Text and images by Catherine Ling @ Makansutra
Oh, those glib images of happy cows in pastoral meadows. They make us think that the milk we buy is nothing but pure, fresh, unadulterated goodness. There’s a load of bull there.
Watch your labels carefully as terms like “reconstituted milk” may mean it’s a product made from adding hot water to powdered milk. Some dairies use frozen milk concentrate to reconstitute or recombine into milk products. But even the term “fresh milk” may be misleading. It may not be 100% fresh milk as some dairies add “stuff” to cut costs, enhance taste or change the protein content. An Australian dairy scandal in mid-2012 revealed that permeate or whey (a watery waste by-product from cheese) forms up to 16% of certain milk brands. Additives like vanilla flavouring are for taste adjustment, but other “stuff” are less innocent, like melamine.
Yes, so most of us won’t touch milk from China. But most “fresh” milk from countries far away like Australia and New Zealand suffer such long shipping periods that they require a second pasteurisation upon reaching the destination, to kill the bacteria that has built up along the ride here. Significant nutrients are lost, and the product is a far cry from what’s really siphoned from the cow.
Closer dairies in Southeast Asia (and there are very few, as the climate isn’t suitable for dairy cows) usually have to import or source milk from other farms as production is often inadequate.
Bacteria contamination unavoidably happens the minute milk is expressed and increases with any additional exposure or change, like when you transport raw milk in tankers from farms to processing plants.
The best way to minimise bacteria contamination is to have an integrated dairy, where the whole process – herd management, milking of cows, processing and packing of milk – is all kept in one single location. The Greenfields Dairy in Malang, East Java, Indonesia, is the largest of such plants in Southeast Asia. Friesian Holstein cows were brought in from Australia to be bred and milked at the farm’s cooler high altitude location.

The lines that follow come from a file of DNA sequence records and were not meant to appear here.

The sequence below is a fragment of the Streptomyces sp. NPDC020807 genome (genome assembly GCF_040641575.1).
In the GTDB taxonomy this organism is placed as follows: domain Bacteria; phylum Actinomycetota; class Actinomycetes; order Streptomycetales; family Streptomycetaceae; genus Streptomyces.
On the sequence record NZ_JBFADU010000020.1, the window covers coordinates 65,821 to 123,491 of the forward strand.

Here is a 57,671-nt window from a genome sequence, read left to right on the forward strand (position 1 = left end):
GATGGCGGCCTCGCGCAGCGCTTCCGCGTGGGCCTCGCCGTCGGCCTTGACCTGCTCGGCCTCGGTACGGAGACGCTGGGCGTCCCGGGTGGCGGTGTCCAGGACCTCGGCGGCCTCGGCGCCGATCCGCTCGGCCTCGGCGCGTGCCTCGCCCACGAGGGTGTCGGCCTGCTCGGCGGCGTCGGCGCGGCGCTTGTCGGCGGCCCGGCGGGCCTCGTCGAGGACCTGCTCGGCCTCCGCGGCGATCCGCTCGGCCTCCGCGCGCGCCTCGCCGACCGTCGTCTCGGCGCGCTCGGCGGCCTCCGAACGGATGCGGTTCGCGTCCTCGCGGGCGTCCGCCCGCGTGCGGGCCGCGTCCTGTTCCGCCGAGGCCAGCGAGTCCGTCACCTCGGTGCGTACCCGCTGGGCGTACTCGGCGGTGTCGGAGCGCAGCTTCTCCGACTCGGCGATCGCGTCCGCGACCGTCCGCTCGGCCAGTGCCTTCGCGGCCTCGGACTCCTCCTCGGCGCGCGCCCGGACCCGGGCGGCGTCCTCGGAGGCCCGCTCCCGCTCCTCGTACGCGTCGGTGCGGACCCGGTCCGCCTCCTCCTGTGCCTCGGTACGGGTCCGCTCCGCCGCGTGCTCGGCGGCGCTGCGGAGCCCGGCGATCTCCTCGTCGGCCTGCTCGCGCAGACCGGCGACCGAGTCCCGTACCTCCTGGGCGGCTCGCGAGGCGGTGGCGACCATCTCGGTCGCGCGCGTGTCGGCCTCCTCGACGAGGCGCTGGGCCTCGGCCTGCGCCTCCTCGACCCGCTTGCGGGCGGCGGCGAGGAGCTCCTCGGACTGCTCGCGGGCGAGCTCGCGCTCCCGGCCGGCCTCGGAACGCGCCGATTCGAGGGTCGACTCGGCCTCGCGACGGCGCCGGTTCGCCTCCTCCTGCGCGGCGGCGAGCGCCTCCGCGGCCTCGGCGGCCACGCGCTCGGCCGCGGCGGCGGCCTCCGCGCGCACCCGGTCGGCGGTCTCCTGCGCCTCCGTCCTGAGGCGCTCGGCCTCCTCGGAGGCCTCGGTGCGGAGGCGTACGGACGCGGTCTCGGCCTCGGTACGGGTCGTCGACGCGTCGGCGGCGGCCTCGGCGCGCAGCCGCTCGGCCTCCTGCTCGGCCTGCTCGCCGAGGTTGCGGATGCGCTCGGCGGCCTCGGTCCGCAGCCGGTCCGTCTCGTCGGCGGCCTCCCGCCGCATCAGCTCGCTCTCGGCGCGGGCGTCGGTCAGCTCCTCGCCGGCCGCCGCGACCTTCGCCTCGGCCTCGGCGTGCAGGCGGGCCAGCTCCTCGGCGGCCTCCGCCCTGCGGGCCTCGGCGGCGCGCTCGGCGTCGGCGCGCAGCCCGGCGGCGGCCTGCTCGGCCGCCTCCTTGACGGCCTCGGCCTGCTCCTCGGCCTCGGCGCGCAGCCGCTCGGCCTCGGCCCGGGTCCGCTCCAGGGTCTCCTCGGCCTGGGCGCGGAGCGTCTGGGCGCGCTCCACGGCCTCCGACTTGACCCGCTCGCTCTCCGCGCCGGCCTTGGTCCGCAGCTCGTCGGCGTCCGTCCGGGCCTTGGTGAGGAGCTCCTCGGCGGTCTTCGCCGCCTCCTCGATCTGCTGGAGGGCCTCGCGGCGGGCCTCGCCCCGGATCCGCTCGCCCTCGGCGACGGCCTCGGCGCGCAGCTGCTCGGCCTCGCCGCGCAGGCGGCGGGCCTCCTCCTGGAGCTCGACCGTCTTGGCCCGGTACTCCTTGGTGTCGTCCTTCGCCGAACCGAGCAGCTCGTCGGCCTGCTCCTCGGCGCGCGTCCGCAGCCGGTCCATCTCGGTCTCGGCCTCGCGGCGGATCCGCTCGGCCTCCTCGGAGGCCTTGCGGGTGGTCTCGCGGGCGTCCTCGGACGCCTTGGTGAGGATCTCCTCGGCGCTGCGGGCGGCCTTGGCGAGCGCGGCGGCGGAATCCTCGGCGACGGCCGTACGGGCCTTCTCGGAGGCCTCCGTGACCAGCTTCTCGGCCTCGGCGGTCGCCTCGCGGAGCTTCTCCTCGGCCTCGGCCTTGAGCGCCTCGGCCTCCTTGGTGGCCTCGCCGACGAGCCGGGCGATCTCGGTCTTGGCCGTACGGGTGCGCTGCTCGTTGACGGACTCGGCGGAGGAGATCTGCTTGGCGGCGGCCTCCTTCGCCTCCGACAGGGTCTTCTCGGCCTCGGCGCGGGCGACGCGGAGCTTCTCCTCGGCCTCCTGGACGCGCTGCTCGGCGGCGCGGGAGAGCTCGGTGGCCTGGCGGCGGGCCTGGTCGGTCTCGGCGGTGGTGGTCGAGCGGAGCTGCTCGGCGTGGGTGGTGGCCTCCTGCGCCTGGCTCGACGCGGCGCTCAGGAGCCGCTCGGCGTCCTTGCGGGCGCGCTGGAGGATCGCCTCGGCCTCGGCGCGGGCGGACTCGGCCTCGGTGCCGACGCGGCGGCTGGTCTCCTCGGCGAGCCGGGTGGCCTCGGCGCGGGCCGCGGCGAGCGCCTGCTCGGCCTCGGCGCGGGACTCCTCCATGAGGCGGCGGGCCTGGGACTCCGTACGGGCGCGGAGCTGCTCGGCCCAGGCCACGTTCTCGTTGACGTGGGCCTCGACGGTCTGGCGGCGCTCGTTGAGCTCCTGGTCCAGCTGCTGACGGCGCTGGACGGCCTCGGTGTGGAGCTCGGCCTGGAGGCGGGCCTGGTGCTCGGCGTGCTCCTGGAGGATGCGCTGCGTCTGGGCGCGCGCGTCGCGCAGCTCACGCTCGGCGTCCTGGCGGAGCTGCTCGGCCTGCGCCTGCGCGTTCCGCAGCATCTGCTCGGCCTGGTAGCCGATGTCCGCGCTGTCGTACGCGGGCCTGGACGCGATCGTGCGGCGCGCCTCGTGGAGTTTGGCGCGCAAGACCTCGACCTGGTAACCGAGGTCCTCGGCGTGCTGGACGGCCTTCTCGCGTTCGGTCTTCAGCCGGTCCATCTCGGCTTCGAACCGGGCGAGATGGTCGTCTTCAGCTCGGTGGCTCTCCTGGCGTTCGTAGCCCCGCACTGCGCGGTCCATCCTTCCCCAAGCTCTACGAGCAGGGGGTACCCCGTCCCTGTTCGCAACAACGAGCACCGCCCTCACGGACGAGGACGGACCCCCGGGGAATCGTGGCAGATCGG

This Australian-Indonesian joint venture ships milk from Surabaya to Singapore in just two to three days, as compared to seven days for milk from Down Under. The milk has no additives and does not need any further pasteurisation.
“We are the Asian dairy next door,” said Jan Gert Vistisen, Head, Marketing and Sales, for Greenfields. “All we focus on is giving consumers fresh milk and cheese, made right here in Asia that is of the same or better quality than what consumers traditionally assume comes from the traditional dairy ‘powerhouses’ such as Australia and New Zealand. It is for this reason that the company is a trusted go-to dairy of some of the world’s biggest brands, such as Starbucks and JW Marriott.”
Jan says that unfortunately in Asia there is no standard government regulation on what qualifies as “fresh milk”. Hong Kong for instance, only allows single-pasteurised milk to be labeled “fresh”.
In comparison, the AVA in Singapore lets the term “fresh” be used for double pasteurised and ultra-heat treated (UHT) full cream milk (for hygiene reasons). However, low fat, skim or flavoured milk do not qualify, even though the product may be fresh milk that has only gone through separation to achieve the desired fat content. Luckily, reconstituted milk is not allowed to be labelled as “fresh” but clever marketing may still lead consumers to think they are drinking wholesome fresh milk.
So the next time you look at milk in the supermarkets, ignore the happy marketing hype and take a closer look at the ingredients and terms used. Fresh milk should just be what it is – pure, fresh milk.